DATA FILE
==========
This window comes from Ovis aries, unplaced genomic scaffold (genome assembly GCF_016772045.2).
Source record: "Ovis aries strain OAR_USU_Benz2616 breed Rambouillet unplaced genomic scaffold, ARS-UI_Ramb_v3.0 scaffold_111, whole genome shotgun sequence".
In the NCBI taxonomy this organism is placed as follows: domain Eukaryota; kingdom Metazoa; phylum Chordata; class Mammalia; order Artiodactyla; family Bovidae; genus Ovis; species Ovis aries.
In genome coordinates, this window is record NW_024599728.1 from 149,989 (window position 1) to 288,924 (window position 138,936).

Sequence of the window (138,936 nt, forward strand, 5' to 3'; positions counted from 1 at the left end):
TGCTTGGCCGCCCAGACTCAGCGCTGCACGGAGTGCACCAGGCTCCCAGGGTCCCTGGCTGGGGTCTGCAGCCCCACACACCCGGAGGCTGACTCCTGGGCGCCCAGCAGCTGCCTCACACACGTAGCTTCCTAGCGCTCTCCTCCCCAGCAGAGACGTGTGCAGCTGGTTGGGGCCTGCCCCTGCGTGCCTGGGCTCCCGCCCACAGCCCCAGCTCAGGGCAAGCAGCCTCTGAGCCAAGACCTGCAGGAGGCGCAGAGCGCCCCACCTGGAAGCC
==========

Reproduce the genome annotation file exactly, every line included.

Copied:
This window comes from Ovis aries, unplaced genomic scaffold (genome assembly GCF_016772045.2).
Source record: "Ovis aries strain OAR_USU_Benz2616 breed Rambouillet unplaced genomic scaffold, ARS-UI_Ramb_v3.0 scaffold_111, whole genome shotgun sequence".
In the NCBI taxonomy this organism is placed as follows: domain Eukaryota; kingdom Metazoa; phylum Chordata; class Mammalia; order Artiodactyla; family Bovidae; genus Ovis; species Ovis aries.
In genome coordinates, this window is record NW_024599728.1 from 149,989 (window position 1) to 288,924 (window position 138,936).

Sequence of the window (138,936 nt, forward strand, 5' to 3'; positions counted from 1 at the left end):
TGCTTGGCCGCCCAGACTCAGCGCTGCACGGAGTGCACCAGGCTCCCAGGGTCCCTGGCTGGGGTCTGCAGCCCCACACACCCGGAGGCTGACTCCTGGGCGCCCAGCAGCTGCCTCACACACGTAGCTTCCTAGCGCTCTCCTCCCCAGCAGAGACGTGTGCAGCTGGTTGGGGCCTGCCCCTGCGTGCCTGGGCTCCCGCCCACAGCCCCAGCTCAGGGCAAGCAGCCTCTGAGCCAAGACCTGCAGGAGGCGCAGAGCGCCCCACCTGGAAGCC